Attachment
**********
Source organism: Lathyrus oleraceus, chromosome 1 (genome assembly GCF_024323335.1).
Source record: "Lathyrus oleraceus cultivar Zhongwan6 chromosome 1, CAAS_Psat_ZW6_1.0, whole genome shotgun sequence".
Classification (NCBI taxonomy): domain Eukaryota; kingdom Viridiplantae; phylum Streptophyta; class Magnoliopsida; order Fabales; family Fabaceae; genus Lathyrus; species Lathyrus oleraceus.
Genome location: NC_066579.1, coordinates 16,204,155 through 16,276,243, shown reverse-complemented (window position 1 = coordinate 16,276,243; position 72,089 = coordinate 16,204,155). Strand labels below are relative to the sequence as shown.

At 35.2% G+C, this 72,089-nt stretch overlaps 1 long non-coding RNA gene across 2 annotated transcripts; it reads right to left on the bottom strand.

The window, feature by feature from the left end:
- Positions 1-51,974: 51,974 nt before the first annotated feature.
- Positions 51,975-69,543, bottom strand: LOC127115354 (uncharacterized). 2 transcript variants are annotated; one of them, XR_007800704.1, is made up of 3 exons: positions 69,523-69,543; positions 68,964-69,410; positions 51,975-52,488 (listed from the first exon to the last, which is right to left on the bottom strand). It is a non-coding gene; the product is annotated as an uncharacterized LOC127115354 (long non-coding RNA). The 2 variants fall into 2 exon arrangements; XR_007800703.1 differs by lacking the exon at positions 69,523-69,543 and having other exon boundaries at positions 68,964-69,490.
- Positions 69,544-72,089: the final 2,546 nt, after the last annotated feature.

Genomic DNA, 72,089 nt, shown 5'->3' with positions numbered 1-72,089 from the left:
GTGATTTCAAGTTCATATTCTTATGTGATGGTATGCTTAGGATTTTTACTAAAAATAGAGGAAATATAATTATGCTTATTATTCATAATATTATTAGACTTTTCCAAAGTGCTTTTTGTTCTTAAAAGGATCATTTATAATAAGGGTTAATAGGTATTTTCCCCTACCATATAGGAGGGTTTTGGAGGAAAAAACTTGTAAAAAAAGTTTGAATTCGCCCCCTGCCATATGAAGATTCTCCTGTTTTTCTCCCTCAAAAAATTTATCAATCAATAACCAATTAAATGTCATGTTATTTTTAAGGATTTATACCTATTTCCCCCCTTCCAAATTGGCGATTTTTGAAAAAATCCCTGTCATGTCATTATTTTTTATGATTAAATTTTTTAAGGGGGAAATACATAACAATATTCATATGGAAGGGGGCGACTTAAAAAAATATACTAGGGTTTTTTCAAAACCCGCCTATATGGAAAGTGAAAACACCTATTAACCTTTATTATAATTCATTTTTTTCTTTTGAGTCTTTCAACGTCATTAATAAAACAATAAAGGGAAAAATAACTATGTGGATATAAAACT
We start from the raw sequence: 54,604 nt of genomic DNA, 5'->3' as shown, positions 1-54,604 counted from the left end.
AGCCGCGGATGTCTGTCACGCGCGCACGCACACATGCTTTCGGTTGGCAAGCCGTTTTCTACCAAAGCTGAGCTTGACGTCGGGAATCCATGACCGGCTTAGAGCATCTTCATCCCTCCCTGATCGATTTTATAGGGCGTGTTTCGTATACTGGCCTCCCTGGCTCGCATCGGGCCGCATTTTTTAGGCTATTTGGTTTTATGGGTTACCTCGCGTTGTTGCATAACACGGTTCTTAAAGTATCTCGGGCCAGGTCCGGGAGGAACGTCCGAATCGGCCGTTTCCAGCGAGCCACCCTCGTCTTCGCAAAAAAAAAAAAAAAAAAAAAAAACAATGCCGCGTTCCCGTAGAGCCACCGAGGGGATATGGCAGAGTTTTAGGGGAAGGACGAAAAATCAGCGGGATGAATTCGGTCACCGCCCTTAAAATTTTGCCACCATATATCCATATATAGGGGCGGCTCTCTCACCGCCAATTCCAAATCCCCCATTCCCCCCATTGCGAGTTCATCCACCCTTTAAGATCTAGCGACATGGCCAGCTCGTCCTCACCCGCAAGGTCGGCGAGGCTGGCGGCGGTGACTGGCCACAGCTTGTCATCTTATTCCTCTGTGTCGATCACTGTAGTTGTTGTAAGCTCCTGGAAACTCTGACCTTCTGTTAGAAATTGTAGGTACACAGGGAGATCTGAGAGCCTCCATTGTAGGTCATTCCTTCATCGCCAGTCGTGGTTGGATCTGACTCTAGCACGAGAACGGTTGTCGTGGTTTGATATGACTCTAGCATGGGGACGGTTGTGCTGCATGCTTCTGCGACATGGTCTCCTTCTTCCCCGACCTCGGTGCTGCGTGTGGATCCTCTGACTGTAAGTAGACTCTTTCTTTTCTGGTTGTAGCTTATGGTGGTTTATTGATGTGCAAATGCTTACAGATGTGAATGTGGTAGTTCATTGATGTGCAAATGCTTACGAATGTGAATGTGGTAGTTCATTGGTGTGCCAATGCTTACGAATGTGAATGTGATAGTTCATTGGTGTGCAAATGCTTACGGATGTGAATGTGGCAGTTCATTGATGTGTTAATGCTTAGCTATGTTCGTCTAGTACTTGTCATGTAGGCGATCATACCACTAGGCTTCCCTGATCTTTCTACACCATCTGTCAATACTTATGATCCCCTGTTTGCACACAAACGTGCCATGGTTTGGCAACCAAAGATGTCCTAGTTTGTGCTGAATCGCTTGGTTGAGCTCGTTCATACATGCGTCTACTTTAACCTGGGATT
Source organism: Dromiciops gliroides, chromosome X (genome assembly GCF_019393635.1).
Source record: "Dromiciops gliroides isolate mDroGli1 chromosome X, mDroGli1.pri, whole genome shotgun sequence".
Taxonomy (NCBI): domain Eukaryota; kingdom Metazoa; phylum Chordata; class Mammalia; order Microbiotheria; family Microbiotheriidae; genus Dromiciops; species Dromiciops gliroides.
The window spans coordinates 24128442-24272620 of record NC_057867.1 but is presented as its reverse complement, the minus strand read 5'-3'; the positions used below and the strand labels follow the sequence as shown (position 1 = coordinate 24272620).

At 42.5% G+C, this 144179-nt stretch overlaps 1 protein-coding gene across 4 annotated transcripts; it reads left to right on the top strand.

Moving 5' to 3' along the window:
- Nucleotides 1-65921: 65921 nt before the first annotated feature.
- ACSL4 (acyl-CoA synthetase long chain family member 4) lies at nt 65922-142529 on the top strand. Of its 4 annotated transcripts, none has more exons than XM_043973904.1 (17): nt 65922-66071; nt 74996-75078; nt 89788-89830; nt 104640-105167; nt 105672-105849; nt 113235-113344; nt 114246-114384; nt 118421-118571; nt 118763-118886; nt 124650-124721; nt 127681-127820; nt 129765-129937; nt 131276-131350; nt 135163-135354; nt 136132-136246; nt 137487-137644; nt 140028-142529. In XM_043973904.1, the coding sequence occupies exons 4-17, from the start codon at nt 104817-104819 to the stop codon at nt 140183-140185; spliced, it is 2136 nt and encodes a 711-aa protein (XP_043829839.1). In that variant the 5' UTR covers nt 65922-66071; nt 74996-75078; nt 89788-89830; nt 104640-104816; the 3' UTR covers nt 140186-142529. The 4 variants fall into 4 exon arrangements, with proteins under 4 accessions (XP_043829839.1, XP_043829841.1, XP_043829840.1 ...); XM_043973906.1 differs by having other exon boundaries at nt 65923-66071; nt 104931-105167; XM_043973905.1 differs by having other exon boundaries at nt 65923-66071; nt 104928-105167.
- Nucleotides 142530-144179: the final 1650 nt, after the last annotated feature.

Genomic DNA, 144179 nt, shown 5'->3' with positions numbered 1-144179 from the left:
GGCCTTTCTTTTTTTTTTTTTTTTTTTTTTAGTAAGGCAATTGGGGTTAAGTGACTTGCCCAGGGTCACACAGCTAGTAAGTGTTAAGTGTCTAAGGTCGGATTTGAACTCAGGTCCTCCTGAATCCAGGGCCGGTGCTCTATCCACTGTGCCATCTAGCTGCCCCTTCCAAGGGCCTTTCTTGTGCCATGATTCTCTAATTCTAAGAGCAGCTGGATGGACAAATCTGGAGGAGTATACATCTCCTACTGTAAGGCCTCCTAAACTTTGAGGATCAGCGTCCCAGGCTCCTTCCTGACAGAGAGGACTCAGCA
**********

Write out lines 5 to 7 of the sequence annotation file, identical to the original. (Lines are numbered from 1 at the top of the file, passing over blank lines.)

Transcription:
At 35.2% G+C, this 72,089-nt stretch overlaps 1 long non-coding RNA gene across 2 annotated transcripts; it reads right to left on the bottom strand.

The window, feature by feature from the left end:
- Positions 1-51,974: 51,974 nt before the first annotated feature.